Then, to make matters worse, Newton's third law kicked in. Apparently, human nature shares an affinity for it with all the rest of nature. Perhaps it's because it is so much easier to say, “I was wrong,” than to admit, “I DID wrong.” What's the difference?
If the low fat message simply “was wrong,” then we got bad advice, and can scarcely blame ourselves for following it. If we had actually cut fat, and gotten fatter and sicker- we may have been given bad advice, but what we did, we did well. That's the kind of admission we seem inclined to make: I was wrong, but I was misled.
Far harder, it seems, is this: the advice was fine, but I bungled its implementation horribly! This confession, unlike the other, leaves us little space to avoid a self-indictment of gullibility, nincompoopery, and/or fundamental incompetence. That's a very bitter pill to swallow, so apparently, most of us spit it out.
Instead, we claim: It's not that we implemented advice to cut fat (and, really, saturated fat) moronically; rather- the advice must have been wrong! Much easier to lay the blame there.
But it's just not true. In the U.S., we did, indeed, apply advice about dietary fat as moronically as possible: we conflated saturated fat with total fat; we never reduced our intake of fat anyway, nor even our intake of saturated fat more than trivially; and we added low-fat junk food. If anyone can legitimately claim surprise that THIS formula didn't vanquish obesity and chronic disease, I will give up my day job and become a hula dancer.
So we took the easy way out. We blamed the advice, rather than our monumentally stupid response to it- and then surrendered ourselves to Newton's third law. It was, obviously, time for some equally silly, but opposing reaction, like: cutting carbs. And so we did, bungling it every bit as badly as the “cut fat” message that preceded it.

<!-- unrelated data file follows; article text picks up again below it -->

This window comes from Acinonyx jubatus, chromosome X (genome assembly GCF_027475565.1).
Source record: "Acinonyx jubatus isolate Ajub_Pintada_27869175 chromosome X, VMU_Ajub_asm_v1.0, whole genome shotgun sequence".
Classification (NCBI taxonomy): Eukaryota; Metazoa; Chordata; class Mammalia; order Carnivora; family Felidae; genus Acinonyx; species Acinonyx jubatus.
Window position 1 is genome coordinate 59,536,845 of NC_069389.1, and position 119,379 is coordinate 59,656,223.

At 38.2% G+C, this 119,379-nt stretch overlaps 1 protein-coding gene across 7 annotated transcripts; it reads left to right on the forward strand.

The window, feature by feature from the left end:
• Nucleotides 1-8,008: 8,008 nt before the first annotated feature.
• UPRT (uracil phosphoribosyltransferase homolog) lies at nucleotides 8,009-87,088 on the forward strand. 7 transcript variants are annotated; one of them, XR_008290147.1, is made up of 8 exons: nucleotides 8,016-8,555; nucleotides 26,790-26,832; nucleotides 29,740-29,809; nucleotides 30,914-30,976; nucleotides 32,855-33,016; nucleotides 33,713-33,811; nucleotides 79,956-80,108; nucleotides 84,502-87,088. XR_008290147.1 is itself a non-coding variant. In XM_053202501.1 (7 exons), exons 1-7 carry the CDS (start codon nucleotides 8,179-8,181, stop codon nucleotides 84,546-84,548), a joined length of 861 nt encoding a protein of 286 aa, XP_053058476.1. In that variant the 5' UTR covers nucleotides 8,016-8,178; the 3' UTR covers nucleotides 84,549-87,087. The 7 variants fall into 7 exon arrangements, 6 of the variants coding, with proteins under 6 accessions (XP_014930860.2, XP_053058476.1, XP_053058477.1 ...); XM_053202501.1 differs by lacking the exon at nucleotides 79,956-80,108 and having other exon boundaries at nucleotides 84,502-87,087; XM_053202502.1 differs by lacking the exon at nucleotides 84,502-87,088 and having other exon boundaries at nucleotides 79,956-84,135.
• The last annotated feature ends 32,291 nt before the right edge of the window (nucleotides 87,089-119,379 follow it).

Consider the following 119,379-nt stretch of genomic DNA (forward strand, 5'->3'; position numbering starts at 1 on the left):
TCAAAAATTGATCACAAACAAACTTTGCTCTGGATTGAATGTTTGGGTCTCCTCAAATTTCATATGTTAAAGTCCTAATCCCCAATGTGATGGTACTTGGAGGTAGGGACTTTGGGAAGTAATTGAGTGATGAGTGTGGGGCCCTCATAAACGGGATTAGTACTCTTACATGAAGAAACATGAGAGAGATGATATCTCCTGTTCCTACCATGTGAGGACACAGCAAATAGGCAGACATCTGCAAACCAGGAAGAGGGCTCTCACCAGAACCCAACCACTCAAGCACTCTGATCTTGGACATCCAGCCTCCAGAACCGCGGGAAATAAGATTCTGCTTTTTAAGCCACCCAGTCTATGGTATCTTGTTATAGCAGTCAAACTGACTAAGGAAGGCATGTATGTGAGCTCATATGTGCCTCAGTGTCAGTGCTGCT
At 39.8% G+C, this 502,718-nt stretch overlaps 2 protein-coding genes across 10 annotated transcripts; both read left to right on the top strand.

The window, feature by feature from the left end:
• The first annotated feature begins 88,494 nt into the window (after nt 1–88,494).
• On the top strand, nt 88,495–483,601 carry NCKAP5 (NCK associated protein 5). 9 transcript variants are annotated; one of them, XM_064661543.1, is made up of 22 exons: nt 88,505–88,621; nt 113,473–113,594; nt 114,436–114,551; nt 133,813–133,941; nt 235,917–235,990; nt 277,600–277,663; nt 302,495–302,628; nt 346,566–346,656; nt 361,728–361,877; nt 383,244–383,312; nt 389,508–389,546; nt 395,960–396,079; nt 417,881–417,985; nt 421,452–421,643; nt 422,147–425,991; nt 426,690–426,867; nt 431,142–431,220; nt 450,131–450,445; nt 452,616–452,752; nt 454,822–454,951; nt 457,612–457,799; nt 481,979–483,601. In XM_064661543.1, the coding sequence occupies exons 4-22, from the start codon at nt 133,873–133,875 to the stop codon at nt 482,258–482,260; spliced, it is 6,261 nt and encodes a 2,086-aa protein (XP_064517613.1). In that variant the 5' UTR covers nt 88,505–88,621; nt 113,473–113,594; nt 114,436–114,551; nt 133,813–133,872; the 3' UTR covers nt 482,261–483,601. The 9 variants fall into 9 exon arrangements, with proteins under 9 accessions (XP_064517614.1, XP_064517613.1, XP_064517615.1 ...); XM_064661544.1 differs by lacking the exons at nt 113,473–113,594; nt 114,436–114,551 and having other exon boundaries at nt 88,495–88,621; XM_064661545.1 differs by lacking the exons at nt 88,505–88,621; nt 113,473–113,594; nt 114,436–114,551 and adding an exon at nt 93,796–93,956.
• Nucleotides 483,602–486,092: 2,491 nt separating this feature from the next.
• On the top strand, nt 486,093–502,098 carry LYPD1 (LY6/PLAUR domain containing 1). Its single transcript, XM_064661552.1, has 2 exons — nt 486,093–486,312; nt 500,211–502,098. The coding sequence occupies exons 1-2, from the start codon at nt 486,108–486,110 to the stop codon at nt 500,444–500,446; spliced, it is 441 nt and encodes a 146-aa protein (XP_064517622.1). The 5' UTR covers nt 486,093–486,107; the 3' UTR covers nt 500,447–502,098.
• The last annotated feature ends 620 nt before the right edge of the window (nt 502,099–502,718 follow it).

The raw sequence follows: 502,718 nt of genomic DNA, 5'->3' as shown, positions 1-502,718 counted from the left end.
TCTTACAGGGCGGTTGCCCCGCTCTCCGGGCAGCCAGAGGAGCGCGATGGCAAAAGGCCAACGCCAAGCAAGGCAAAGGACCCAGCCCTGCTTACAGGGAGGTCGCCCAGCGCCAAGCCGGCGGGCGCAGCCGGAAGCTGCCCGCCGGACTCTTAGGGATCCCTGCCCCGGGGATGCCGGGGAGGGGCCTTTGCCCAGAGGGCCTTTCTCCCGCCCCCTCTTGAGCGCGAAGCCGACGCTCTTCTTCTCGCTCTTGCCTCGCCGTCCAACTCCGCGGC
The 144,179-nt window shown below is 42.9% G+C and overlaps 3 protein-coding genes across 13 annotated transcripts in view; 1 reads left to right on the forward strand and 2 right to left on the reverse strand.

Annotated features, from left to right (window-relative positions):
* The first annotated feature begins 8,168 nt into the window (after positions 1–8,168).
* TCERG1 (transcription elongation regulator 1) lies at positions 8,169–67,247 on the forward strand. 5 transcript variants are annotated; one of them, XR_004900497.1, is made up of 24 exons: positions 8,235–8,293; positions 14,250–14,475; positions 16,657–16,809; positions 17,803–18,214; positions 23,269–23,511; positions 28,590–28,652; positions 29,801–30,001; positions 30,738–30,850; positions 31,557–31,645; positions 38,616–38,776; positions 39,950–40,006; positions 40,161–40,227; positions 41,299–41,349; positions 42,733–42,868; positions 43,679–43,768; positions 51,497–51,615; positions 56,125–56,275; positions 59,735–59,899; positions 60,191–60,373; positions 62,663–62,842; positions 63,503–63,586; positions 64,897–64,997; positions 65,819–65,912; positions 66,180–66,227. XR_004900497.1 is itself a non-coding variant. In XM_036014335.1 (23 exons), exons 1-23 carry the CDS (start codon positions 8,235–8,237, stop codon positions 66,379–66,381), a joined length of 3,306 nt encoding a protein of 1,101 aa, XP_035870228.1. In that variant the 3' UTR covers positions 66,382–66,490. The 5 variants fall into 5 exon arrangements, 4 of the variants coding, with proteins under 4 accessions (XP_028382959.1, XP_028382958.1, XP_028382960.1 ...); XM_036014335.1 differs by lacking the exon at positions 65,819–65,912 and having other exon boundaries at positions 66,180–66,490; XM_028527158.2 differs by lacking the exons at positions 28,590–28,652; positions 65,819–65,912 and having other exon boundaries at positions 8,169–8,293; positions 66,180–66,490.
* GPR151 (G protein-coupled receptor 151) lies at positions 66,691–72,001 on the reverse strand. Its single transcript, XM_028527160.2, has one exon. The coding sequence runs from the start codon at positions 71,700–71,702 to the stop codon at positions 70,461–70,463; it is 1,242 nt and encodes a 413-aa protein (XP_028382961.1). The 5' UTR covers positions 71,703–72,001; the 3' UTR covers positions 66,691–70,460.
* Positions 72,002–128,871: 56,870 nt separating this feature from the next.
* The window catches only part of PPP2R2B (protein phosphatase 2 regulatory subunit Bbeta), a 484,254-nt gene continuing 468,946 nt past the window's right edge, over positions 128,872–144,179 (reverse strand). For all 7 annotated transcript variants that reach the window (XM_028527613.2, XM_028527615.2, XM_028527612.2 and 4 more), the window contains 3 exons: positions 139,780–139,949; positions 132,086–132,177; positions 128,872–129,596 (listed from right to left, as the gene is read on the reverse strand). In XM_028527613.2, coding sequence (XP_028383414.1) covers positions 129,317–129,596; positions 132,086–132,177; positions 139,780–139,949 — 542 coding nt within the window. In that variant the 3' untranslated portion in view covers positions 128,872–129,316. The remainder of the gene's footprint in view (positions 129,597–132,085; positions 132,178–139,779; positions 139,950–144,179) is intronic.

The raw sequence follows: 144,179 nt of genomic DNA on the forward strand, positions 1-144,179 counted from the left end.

Whatever the merits or demerits of Atkins' platform, it's only fair to note that he never advocated for low-carb junk food, any more than Keys ever advocated for Snackwells. But at the Atkins' Diet heyday, low-carb junk food is just what we got- and it has stuck with us ever since.
Nor were those sequential boondoggles enough to cure us of our Newtonian proclivities. We have since welcomed the advent of non-GMO junk; gluten-free junk food; “no longer made with high-fructose corn syrup” junk food; and probably other varieties I'm overlooking.
And that brings us, however tangentially, from the state of our plates, to the state of our Union. For, as opposed to Nate Silver, it may be that Isaac Newton correctly predicted the outcome of this election.